Use this URL to cite or link to this record in EThOS: http://ethos.bl.uk/OrderDetails.do?uin=uk.bl.ethos.679882
Title: Are patient attachment orientations mediating factors in changes to their attitudes towards seeking professional help to manage emotional distress?
Author: Clarke, Suzanne
Awarding Body: University of Liverpool
Current Institution: University of Liverpool
Date of Award: 2015
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Abstract:
Attachment style has been highlighted as a potential influence over cancer patients’ willingness to access services, and their perception of support available. The object of this review is to systematically review and synthesise published literature relating to the relationship of cancer patients’ attachment style and adjustment to cancer. Methods: Electronic database and reference searches were conducted to identify published literature relating to the review’s objective. Search terms were simply “Attachment” and “Cancer”. Results: A total of 3,831 papers were identified, with 25 papers meeting criteria and included in the review. Papers were filtered through by hand, eliminating: duplications; non experimental studies; articles not published in peer review journals; articles relating to medical (e.g. cell attachment) and non-human attachment; participant samples who were not adult cancer patients; and studies which did not use an adult attachment measure. Conclusion: Due to heterogeneity in the study designs, and variation in attachment and wellbeing measures used, there are significant difficulties making coherent conclusive summaries of the results. The review does suggest that cancer patients with more secure attachment orientations, thus lower attachment anxiety and attachment avoidance, are less susceptible to poorer wellbeing, and perceive available support more favourably. In general the results are consistent with existing literature reviewing attachment behaviour outside of cancer settings. Practice Implications: More research is needed to determine what individual difference may influence cancer patients’ wellbeing, and the influences the individual differences have on the patients seeking/ receiving the support they may want and/or need.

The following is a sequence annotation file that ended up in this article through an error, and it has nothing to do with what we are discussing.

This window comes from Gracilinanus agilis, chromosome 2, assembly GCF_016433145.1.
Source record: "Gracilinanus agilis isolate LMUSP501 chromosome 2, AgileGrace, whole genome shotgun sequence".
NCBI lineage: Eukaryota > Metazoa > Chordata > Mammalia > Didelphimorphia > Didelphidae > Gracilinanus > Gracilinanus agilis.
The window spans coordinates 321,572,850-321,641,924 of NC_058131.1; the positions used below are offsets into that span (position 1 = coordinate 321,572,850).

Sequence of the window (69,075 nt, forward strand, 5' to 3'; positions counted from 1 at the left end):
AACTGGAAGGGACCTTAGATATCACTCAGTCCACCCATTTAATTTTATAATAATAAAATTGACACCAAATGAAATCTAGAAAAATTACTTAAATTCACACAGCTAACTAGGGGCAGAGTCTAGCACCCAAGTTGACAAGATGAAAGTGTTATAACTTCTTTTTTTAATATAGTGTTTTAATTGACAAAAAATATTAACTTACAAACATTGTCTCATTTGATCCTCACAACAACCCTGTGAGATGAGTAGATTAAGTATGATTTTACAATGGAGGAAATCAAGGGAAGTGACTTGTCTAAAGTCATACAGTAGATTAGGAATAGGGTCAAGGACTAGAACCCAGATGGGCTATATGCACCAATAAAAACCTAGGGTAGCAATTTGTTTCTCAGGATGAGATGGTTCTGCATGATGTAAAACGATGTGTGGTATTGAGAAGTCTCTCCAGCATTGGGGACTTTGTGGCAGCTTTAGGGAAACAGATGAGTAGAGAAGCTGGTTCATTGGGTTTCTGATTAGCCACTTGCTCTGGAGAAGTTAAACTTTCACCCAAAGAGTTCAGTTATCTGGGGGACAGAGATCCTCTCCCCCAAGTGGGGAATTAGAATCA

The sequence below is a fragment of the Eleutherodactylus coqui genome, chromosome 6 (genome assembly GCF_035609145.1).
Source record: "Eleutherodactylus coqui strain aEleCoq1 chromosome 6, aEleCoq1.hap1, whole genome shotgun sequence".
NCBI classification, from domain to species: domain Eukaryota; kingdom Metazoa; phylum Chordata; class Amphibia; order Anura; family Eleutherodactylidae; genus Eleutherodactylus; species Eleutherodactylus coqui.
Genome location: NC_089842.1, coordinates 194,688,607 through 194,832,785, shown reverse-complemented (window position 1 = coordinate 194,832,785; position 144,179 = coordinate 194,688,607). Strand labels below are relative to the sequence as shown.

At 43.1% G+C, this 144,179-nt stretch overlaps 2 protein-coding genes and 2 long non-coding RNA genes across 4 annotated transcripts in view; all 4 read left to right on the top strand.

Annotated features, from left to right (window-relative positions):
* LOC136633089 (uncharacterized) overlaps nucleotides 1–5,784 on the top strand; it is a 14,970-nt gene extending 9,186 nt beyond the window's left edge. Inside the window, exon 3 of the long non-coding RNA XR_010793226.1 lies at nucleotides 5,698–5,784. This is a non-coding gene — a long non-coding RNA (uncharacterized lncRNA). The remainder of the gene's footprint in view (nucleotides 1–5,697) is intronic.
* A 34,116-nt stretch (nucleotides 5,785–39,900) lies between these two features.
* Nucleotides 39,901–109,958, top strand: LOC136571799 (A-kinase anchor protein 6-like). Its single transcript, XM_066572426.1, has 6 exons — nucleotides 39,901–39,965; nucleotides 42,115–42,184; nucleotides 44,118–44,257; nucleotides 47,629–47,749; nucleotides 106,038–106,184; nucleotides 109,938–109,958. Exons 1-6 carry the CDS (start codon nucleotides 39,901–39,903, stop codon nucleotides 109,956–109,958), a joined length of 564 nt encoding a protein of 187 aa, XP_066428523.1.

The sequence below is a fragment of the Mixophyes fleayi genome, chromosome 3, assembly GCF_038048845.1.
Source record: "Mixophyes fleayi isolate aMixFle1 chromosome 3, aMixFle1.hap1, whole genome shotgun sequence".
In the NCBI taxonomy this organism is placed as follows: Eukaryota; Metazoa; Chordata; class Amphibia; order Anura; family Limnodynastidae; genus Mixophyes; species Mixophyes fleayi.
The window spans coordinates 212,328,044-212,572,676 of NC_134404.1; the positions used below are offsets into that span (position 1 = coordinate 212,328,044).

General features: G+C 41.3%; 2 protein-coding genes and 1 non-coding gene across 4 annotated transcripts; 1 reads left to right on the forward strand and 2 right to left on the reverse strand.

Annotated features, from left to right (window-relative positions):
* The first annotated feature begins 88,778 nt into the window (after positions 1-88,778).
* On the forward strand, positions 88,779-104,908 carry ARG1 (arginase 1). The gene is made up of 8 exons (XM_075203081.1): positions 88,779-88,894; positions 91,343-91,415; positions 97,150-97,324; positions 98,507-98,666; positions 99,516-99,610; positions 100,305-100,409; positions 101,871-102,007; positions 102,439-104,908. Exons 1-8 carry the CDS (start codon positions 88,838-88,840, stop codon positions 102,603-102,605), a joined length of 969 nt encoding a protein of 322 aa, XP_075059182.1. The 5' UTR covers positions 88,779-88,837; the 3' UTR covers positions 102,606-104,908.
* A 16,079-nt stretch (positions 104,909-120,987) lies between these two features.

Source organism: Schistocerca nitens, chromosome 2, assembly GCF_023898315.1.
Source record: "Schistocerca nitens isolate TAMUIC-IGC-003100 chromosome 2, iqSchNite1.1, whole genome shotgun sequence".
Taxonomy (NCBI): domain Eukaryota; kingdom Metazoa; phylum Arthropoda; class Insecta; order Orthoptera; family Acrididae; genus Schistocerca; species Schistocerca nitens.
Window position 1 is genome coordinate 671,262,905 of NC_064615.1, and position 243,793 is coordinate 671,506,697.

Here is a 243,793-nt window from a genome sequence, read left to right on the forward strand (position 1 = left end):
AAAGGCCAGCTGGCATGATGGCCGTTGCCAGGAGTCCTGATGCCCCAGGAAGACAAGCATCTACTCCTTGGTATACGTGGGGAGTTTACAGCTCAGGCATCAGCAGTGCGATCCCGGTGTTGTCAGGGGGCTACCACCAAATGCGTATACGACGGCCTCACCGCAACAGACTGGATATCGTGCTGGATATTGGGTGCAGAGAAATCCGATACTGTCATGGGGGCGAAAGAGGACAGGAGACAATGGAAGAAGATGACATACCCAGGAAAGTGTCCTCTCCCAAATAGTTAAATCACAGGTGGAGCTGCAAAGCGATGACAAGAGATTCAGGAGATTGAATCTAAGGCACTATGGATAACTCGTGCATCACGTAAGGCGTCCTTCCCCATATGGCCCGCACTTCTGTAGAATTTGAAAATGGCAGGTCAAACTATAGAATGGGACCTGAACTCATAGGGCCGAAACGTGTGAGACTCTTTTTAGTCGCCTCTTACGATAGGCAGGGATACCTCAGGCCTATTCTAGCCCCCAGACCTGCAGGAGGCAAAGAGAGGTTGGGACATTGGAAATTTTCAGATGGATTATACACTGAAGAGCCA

Supervisor: Not available Sponsor: Not available
Qualification Name: Thesis (D.Clin.Psy.) Qualification Level: Doctoral
EThOS ID: uk.bl.ethos.679882  DOI: Not available
Keywords: BF Psychology
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